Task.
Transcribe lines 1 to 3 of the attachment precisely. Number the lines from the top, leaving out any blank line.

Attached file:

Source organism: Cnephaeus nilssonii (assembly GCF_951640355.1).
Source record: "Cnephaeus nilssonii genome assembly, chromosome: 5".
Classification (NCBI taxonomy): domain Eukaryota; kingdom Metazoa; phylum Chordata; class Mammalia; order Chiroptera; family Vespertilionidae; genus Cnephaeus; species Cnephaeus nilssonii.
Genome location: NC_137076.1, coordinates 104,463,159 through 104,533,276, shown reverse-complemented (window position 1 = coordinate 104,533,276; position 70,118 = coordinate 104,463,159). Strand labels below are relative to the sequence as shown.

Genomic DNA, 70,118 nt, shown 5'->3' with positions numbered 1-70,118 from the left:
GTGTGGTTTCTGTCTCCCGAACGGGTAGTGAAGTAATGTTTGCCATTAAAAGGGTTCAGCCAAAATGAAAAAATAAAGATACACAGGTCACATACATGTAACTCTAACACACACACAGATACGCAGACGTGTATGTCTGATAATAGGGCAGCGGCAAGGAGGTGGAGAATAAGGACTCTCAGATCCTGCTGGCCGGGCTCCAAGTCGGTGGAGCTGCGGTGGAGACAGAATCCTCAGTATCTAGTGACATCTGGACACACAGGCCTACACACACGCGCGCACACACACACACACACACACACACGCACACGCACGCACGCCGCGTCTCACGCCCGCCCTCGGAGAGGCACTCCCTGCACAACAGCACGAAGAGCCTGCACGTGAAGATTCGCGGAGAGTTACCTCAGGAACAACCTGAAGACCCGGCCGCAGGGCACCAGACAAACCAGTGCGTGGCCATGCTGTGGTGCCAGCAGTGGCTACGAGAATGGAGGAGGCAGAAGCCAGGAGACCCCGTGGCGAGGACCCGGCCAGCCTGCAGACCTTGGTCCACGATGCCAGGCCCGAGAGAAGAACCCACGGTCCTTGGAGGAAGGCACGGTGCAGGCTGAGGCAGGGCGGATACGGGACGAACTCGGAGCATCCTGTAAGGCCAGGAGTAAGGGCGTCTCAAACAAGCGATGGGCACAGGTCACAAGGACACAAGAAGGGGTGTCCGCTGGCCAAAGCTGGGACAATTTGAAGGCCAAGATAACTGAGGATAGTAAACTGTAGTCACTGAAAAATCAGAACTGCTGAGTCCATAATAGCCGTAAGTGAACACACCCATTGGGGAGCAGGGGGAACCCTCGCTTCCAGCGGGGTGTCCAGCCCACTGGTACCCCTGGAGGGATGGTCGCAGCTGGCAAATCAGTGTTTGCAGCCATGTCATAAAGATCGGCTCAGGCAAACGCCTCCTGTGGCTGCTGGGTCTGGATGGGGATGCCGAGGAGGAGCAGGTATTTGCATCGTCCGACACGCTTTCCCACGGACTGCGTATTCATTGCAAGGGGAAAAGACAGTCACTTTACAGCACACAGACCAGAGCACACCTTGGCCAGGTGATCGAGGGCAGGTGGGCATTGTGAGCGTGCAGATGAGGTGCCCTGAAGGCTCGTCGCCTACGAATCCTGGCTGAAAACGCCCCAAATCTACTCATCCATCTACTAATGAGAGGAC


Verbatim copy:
Source organism: Cnephaeus nilssonii (assembly GCF_951640355.1).
Source record: "Cnephaeus nilssonii genome assembly, chromosome: 5".
Classification (NCBI taxonomy): domain Eukaryota; kingdom Metazoa; phylum Chordata; class Mammalia; order Chiroptera; family Vespertilionidae; genus Cnephaeus; species Cnephaeus nilssonii.